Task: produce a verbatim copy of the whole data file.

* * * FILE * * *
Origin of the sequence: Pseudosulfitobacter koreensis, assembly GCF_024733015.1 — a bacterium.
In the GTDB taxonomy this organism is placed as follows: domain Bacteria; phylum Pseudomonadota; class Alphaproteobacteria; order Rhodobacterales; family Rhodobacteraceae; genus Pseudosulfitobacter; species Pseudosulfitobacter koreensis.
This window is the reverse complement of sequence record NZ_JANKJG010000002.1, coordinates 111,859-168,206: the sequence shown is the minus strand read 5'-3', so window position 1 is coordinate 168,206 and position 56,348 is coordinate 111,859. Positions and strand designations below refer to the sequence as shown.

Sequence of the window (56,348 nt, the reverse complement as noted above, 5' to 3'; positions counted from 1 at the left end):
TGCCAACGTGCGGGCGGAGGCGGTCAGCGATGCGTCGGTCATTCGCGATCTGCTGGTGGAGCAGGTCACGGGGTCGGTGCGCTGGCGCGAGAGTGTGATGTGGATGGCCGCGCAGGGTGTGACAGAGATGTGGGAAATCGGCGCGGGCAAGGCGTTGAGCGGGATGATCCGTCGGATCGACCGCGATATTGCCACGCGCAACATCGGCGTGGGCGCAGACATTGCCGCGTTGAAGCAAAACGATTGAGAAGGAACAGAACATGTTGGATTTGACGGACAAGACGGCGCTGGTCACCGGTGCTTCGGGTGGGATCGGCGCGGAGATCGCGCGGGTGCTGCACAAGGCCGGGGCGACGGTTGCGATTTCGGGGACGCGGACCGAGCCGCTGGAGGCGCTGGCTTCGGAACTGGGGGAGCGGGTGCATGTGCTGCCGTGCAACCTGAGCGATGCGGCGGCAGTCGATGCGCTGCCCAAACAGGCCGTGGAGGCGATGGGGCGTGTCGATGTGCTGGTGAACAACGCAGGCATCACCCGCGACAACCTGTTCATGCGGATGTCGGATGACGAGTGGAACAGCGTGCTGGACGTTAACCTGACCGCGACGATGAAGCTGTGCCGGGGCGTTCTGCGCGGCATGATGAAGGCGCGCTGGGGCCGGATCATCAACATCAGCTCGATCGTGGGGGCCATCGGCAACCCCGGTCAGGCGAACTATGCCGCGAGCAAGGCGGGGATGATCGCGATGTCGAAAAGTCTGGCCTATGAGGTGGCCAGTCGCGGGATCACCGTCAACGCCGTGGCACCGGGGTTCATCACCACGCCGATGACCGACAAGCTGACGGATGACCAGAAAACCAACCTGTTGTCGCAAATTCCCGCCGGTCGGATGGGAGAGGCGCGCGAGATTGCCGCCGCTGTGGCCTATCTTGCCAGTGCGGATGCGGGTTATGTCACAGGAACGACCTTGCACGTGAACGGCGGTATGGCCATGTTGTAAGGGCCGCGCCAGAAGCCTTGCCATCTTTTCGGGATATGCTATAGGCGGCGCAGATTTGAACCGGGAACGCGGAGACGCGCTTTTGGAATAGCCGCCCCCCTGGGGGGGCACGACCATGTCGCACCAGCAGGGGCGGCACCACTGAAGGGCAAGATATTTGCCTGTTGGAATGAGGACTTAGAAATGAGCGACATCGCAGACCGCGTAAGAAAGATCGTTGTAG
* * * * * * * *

Origin of the sequence: Pseudosulfitobacter koreensis, assembly GCF_024733015.1 — a bacterium.
In the GTDB taxonomy this organism is placed as follows: domain Bacteria; phylum Pseudomonadota; class Alphaproteobacteria; order Rhodobacterales; family Rhodobacteraceae; genus Pseudosulfitobacter; species Pseudosulfitobacter koreensis.
This window is the reverse complement of sequence record NZ_JANKJG010000002.1, coordinates 111,859-168,206: the sequence shown is the minus strand read 5'-3', so window position 1 is coordinate 168,206 and position 56,348 is coordinate 111,859. Positions and strand designations below refer to the sequence as shown.

Sequence of the window (56,348 nt, the reverse complement as noted above, 5' to 3'; positions counted from 1 at the left end):
TGCCAACGTGCGGGCGGAGGCGGTCAGCGATGCGTCGGTCATTCGCGATCTGCTGGTGGAGCAGGTCACGGGGTCGGTGCGCTGGCGCGAGAGTGTGATGTGGATGGCCGCGCAGGGTGTGACAGAGATGTGGGAAATCGGCGCGGGCAAGGCGTTGAGCGGGATGATCCGTCGGATCGACCGCGATATTGCCACGCGCAACATCGGCGTGGGCGCAGACATTGCCGCGTTGAAGCAAAACGATTGAGAAGGAACAGAACATGTTGGATTTGACGGACAAGACGGCGCTGGTCACCGGTGCTTCGGGTGGGATCGGCGCGGAGATCGCGCGGGTGCTGCACAAGGCCGGGGCGACGGTTGCGATTTCGGGGACGCGGACCGAGCCGCTGGAGGCGCTGGCTTCGGAACTGGGGGAGCGGGTGCATGTGCTGCCGTGCAACCTGAGCGATGCGGCGGCAGTCGATGCGCTGCCCAAACAGGCCGTGGAGGCGATGGGGCGTGTCGATGTGCTGGTGAACAACGCAGGCATCACCCGCGACAACCTGTTCATGCGGATGTCGGATGACGAGTGGAACAGCGTGCTGGACGTTAACCTGACCGCGACGATGAAGCTGTGCCGGGGCGTTCTGCGCGGCATGATGAAGGCGCGCTGGGGCCGGATCATCAACATCAGCTCGATCGTGGGGGCCATCGGCAACCCCGGTCAGGCGAACTATGCCGCGAGCAAGGCGGGGATGATCGCGATGTCGAAAAGTCTGGCCTATGAGGTGGCCAGTCGCGGGATCACCGTCAACGCCGTGGCACCGGGGTTCATCACCACGCCGATGACCGACAAGCTGACGGATGACCAGAAAACCAACCTGTTGTCGCAAATTCCCGCCGGTCGGATGGGAGAGGCGCGCGAGATTGCCGCCGCTGTGGCCTATCTTGCCAGTGCGGATGCGGGTTATGTCACAGGAACGACCTTGCACGTGAACGGCGGTATGGCCATGTTGTAAGGGCCGCGCCAGAAGCCTTGCCATCTTTTCGGGATATGCTATAGGCGGCGCAGATTTGAACCGGGAACGCGGAGACGCGCTTTTGGAATAGCCGCCCCCCTGGGGGGGCACGACCATGTCGCACCAGCAGGGGCGGCACCACTGAAGGGCAAGATATTTGCCTGTTGGAATGAGGACTTAGAAATGAGCGACATCGCAGACCGCGTAAGAAAGATCGTTGTAG